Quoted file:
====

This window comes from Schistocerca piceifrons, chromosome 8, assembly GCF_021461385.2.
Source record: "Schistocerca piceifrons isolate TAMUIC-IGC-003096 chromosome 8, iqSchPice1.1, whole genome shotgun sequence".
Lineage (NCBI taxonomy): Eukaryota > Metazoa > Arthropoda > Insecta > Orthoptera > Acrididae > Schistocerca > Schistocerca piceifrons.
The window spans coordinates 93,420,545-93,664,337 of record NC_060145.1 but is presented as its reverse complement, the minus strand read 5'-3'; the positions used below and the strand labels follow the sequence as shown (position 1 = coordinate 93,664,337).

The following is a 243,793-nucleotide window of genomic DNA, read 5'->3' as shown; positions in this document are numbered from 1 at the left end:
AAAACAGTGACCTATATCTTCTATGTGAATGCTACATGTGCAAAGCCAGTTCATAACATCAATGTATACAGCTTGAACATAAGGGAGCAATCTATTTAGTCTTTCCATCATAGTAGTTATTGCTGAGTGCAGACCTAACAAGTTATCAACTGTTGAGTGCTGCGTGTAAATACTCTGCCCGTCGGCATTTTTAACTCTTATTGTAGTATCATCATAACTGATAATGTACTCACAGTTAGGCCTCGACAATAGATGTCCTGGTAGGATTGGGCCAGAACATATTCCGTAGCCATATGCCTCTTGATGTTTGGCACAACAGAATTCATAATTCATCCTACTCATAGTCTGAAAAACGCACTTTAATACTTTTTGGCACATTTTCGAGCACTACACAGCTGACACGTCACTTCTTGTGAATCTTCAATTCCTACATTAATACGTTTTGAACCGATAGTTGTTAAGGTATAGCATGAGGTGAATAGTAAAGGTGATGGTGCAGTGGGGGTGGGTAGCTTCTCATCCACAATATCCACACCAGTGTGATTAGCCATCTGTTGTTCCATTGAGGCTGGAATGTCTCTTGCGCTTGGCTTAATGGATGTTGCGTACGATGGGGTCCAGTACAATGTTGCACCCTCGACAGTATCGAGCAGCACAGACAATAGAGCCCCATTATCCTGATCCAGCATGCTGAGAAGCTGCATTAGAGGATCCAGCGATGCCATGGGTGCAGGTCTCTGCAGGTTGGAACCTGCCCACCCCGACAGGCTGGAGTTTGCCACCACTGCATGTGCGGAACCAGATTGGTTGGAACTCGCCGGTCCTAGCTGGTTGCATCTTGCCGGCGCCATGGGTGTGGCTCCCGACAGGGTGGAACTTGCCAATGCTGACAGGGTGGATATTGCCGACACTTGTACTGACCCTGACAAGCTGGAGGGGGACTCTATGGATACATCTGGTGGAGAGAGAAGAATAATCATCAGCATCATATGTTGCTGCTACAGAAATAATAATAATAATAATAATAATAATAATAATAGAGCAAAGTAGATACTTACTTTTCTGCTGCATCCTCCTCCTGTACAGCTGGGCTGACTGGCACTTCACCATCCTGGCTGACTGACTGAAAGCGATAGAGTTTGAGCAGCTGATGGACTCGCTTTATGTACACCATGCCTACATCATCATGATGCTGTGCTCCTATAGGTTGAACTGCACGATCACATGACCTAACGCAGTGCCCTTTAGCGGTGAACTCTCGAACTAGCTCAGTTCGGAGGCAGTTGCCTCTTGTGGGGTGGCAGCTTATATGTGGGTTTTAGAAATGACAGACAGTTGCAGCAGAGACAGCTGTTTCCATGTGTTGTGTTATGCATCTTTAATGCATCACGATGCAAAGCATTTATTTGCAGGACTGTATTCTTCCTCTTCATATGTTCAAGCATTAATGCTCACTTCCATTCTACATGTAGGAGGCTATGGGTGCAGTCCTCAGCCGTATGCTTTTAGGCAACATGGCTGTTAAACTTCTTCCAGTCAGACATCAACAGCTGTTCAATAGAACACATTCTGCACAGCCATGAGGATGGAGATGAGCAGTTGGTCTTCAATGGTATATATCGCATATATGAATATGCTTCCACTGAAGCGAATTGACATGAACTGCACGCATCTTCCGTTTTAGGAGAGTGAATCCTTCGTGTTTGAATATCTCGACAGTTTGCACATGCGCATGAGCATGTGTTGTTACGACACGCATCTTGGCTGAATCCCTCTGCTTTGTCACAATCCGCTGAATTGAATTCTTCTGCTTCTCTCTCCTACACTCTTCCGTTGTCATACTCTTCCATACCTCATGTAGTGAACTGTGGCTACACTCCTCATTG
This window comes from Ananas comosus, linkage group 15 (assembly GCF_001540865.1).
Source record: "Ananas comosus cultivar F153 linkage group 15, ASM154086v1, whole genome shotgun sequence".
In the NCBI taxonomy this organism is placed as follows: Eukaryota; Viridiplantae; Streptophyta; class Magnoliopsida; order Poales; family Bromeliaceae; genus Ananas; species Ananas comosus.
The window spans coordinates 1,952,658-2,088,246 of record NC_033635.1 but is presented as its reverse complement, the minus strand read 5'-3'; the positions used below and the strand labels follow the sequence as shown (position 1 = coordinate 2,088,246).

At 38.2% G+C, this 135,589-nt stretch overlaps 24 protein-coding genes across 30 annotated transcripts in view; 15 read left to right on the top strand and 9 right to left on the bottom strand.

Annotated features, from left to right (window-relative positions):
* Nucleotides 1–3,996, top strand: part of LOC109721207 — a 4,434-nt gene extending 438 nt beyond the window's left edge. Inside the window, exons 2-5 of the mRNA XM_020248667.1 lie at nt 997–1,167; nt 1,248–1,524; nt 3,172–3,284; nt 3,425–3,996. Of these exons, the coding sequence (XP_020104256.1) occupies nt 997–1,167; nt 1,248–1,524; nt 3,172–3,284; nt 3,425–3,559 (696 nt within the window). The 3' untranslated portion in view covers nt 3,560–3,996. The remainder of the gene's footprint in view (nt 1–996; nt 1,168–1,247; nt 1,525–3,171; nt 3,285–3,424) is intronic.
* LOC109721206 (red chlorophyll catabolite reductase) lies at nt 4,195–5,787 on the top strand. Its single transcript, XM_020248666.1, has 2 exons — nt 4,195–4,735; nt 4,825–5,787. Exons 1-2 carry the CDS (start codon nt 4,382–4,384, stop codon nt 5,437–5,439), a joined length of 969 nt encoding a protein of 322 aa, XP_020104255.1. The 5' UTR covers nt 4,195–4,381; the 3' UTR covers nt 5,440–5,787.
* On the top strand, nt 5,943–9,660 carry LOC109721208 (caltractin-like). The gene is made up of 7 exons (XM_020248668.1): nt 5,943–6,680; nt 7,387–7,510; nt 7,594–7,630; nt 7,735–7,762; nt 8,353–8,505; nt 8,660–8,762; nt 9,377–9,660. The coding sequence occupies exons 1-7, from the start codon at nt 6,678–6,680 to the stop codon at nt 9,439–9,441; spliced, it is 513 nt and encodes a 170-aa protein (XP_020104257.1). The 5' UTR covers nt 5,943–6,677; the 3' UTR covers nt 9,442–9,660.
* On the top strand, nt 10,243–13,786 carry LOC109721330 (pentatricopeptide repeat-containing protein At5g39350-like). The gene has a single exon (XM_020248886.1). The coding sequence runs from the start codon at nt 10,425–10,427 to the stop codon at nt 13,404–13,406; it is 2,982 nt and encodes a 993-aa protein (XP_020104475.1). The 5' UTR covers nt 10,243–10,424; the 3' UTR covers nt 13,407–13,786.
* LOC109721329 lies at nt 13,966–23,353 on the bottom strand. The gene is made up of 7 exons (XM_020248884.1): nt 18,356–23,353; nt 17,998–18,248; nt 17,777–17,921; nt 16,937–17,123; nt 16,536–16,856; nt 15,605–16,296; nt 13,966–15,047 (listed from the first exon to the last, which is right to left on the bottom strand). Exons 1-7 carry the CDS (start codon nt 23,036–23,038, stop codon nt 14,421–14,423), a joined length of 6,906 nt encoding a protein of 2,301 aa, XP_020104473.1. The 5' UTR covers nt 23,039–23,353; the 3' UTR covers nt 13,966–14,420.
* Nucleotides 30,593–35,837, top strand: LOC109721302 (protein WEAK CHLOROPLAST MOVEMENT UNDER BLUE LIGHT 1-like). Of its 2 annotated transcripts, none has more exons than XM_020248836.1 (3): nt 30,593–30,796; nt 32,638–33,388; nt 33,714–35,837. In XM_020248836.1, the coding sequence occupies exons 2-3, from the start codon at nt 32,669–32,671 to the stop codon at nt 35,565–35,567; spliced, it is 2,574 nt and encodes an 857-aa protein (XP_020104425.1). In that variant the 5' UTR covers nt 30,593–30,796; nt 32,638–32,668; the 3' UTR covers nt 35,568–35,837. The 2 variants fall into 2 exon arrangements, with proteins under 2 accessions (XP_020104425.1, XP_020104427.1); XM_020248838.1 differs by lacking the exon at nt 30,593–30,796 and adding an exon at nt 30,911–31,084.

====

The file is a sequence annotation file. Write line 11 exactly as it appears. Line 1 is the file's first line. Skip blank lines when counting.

At 38.2% G+C, this 135,589-nt stretch overlaps 24 protein-coding genes across 30 annotated transcripts in view; 15 read left to right on the top strand and 9 right to left on the bottom strand.